Vodafone sorry for ‘See You Jimmy’ Scottish job cuts picture

Telecoms giant Vodafone has apologised ‘unreservedly’ after a senior director donned a ‘See You Jimmy’ tartan hat for a company intranet picture shortly before meeting Scottish staff facing job cuts.

Antonio Shabbir was photographed wearing the joke cap and brandishing a bottle of Irn-Bru.
Antonio Shabbir was photographed wearing the joke cap and brandishing a bottle of Irn-Bru.

Antonio Shabbir was snapped wearing the joke cap and brandishing a bottle of Irn-Bru for the photograph which was captioned: “Getting ready for this month’s ‘Audience with Antonio’...some exciting news to share.”

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The 43-year-old customer operations director was due to travel to Glasgow on Thursday to brief colleagues on plans to relocate their jobs to Manchester.

The crass post sparked a furious response from Vodafone staff facing an uncertain future.

One said: “Is this really how a professional business goes about its business? Here we are in Scotland sitting at our desks waiting to hear news of our pending redundancies and this pops up.

“What’s the news? We’ve binned 350 plus jobs?”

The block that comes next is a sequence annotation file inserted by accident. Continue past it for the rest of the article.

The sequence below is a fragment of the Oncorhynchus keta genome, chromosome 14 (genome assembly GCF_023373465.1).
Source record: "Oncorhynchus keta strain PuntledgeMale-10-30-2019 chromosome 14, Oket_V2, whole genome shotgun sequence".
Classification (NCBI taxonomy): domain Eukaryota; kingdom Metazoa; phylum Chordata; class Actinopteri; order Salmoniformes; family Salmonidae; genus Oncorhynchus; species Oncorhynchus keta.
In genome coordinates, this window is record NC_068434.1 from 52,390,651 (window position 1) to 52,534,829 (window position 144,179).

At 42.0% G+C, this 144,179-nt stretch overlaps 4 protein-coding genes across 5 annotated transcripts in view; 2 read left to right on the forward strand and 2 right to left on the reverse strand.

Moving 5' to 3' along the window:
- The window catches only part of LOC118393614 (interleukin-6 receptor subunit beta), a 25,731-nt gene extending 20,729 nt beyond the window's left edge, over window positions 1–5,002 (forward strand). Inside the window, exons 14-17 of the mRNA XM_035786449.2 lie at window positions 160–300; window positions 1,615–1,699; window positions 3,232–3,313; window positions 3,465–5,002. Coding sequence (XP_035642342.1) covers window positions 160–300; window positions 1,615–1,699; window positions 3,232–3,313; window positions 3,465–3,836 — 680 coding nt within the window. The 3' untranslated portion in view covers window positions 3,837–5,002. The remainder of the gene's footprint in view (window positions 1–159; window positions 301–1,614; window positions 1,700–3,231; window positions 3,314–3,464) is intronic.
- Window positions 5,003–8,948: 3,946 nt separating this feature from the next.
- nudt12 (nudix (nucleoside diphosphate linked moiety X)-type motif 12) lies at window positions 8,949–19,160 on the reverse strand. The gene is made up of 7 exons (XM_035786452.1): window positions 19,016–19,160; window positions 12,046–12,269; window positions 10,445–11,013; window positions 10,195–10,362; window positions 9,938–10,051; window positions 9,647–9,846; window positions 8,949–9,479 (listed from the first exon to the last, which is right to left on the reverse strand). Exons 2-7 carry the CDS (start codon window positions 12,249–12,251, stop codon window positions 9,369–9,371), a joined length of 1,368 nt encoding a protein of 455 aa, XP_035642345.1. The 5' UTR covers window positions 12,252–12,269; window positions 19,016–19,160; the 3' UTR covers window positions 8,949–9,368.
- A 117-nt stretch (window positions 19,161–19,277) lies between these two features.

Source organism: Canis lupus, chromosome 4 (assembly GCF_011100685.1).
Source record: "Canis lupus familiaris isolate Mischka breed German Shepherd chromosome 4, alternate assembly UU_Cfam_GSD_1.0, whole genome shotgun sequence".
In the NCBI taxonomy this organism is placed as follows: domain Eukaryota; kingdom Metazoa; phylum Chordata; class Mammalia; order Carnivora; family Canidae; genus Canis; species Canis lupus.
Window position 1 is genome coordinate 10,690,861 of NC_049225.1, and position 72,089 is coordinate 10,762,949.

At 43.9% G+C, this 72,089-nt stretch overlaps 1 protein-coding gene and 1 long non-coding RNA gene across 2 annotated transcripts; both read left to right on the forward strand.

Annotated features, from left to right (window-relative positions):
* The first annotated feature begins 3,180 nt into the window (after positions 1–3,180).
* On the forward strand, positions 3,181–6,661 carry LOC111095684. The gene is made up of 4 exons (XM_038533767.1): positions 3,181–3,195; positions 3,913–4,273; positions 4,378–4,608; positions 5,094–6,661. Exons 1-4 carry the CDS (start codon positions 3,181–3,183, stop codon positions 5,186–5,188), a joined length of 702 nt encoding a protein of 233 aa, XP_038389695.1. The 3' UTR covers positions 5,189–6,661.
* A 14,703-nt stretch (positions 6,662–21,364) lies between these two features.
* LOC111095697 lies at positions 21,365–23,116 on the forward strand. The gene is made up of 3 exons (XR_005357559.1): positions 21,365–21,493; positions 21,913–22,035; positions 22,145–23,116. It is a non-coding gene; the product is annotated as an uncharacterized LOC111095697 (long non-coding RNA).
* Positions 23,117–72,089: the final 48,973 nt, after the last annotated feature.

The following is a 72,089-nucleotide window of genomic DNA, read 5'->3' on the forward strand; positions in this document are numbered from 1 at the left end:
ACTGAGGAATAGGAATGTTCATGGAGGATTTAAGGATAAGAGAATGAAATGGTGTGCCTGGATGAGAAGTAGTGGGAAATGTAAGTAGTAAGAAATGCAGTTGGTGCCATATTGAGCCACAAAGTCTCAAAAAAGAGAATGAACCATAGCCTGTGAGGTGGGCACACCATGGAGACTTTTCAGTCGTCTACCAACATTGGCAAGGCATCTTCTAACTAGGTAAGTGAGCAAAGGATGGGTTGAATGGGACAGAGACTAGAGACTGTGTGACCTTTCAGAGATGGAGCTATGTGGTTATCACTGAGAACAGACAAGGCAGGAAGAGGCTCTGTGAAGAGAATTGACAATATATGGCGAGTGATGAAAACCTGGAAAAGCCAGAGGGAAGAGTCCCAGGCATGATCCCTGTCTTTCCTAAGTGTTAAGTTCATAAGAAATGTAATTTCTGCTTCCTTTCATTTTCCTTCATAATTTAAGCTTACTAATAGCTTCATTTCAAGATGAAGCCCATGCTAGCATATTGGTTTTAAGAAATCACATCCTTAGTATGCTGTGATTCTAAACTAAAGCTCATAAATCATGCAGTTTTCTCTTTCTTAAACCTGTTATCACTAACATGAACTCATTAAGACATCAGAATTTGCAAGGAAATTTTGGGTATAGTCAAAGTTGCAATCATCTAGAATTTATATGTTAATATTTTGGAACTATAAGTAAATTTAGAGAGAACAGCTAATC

Another wrote: “Astonished at this. Multiple redundancies in Scotland and this is what a senior leader posts? Truly awful.”

The post appeared on staff computer screens via Workspace, an internal network used by Vodafone. It was quickly deleted after complaints.

It is understood Mr Shabbir pulled out of his appearance at the Scottish office and sent a deputy instead.

Vodafone staff had until yesterday to volunteer to move south of the border as part of the company’s restructuring.

Those affected will have two months to accept a move or lose their jobs. Others will find out in July if their job is secure.

Paul Sweeney, Shadow Scotland Office Minister and MP for Glasgow North East, told the Daily Record: “This looks insensitive at best and utterly callous at worst.

“This is a time of great uncertainty for 350 Glasgow works and their families, including my constituents. They deserve better than a boss who thinks this is an appropriate moment for crass humour and dressing up.

“These potential job losses are no joke.”

Mr Sweeney added that a company as successful as Vodafone should commit to its Glasgow operation and reassure workers.

A spokesman for Vodafone UK said: “It was an internal event. No offence was meant and we apologise unreservedly.”

Mr Shabbir has worked at Vodafone for around eight years, two as customer operations director. He previously held posts at mobile phone firms EE and T-Mobile.